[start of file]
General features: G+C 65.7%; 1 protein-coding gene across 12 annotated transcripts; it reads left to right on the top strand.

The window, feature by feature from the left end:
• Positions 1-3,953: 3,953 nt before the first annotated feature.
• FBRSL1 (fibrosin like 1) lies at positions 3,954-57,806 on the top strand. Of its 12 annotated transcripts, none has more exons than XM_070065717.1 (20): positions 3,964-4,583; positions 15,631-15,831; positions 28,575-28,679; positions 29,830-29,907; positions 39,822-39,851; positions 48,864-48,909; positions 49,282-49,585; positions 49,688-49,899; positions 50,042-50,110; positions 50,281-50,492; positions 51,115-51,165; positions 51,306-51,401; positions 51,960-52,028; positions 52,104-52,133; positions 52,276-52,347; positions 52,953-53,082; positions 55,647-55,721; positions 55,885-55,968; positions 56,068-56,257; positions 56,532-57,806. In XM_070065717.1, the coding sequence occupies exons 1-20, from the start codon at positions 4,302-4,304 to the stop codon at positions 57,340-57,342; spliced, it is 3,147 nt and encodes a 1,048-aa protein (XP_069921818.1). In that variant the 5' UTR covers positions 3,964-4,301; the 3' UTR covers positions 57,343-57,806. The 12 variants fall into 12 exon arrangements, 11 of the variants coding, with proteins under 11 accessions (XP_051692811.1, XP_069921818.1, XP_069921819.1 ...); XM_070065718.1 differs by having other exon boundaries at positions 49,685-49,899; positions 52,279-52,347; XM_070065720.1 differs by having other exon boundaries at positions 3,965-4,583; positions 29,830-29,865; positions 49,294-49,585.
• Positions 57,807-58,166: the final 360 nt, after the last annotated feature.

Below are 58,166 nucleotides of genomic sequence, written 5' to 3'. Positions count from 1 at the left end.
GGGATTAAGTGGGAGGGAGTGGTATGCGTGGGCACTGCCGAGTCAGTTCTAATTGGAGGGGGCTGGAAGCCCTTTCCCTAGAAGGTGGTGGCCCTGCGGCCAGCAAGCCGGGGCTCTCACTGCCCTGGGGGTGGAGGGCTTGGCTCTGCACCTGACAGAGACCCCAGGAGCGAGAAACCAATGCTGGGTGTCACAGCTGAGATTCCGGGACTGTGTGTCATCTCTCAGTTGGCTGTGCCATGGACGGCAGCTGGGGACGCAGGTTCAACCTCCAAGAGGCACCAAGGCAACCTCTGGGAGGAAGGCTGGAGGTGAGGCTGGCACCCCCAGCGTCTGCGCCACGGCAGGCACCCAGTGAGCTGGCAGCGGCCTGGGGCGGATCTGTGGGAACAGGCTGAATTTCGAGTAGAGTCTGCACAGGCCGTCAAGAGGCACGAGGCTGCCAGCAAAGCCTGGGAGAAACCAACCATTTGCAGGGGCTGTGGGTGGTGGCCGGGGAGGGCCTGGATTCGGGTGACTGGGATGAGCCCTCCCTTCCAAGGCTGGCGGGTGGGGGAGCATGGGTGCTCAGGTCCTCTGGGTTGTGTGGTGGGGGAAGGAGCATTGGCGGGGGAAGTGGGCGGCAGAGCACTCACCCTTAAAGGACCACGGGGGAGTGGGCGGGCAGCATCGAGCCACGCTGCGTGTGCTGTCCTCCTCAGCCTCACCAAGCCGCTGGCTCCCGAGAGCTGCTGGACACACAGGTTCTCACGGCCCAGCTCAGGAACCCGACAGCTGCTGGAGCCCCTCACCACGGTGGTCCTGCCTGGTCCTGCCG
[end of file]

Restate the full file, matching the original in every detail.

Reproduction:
General features: G+C 65.7%; 1 protein-coding gene across 12 annotated transcripts; it reads left to right on the top strand.

The window, feature by feature from the left end:
• Positions 1-3,953: 3,953 nt before the first annotated feature.
• FBRSL1 (fibrosin like 1) lies at positions 3,954-57,806 on the top strand. Of its 12 annotated transcripts, none has more exons than XM_070065717.1 (20): positions 3,964-4,583; positions 15,631-15,831; positions 28,575-28,679; positions 29,830-29,907; positions 39,822-39,851; positions 48,864-48,909; positions 49,282-49,585; positions 49,688-49,899; positions 50,042-50,110; positions 50,281-50,492; positions 51,115-51,165; positions 51,306-51,401; positions 51,960-52,028; positions 52,104-52,133; positions 52,276-52,347; positions 52,953-53,082; positions 55,647-55,721; positions 55,885-55,968; positions 56,068-56,257; positions 56,532-57,806. In XM_070065717.1, the coding sequence occupies exons 1-20, from the start codon at positions 4,302-4,304 to the stop codon at positions 57,340-57,342; spliced, it is 3,147 nt and encodes a 1,048-aa protein (XP_069921818.1). In that variant the 5' UTR covers positions 3,964-4,301; the 3' UTR covers positions 57,343-57,806. The 12 variants fall into 12 exon arrangements, 11 of the variants coding, with proteins under 11 accessions (XP_051692811.1, XP_069921818.1, XP_069921819.1 ...); XM_070065718.1 differs by having other exon boundaries at positions 49,685-49,899; positions 52,279-52,347; XM_070065720.1 differs by having other exon boundaries at positions 3,965-4,583; positions 29,830-29,865; positions 49,294-49,585.
• Positions 57,807-58,166: the final 360 nt, after the last annotated feature.

Below are 58,166 nucleotides of genomic sequence, written 5' to 3'. Positions count from 1 at the left end.
GGGATTAAGTGGGAGGGAGTGGTATGCGTGGGCACTGCCGAGTCAGTTCTAATTGGAGGGGGCTGGAAGCCCTTTCCCTAGAAGGTGGTGGCCCTGCGGCCAGCAAGCCGGGGCTCTCACTGCCCTGGGGGTGGAGGGCTTGGCTCTGCACCTGACAGAGACCCCAGGAGCGAGAAACCAATGCTGGGTGTCACAGCTGAGATTCCGGGACTGTGTGTCATCTCTCAGTTGGCTGTGCCATGGACGGCAGCTGGGGACGCAGGTTCAACCTCCAAGAGGCACCAAGGCAACCTCTGGGAGGAAGGCTGGAGGTGAGGCTGGCACCCCCAGCGTCTGCGCCACGGCAGGCACCCAGTGAGCTGGCAGCGGCCTGGGGCGGATCTGTGGGAACAGGCTGAATTTCGAGTAGAGTCTGCACAGGCCGTCAAGAGGCACGAGGCTGCCAGCAAAGCCTGGGAGAAACCAACCATTTGCAGGGGCTGTGGGTGGTGGCCGGGGAGGGCCTGGATTCGGGTGACTGGGATGAGCCCTCCCTTCCAAGGCTGGCGGGTGGGGGAGCATGGGTGCTCAGGTCCTCTGGGTTGTGTGGTGGGGGAAGGAGCATTGGCGGGGGAAGTGGGCGGCAGAGCACTCACCCTTAAAGGACCACGGGGGAGTGGGCGGGCAGCATCGAGCCACGCTGCGTGTGCTGTCCTCCTCAGCCTCACCAAGCCGCTGGCTCCCGAGAGCTGCTGGACACACAGGTTCTCACGGCCCAGCTCAGGAACCCGACAGCTGCTGGAGCCCCTCACCACGGTGGTCCTGCCTGGTCCTGCCG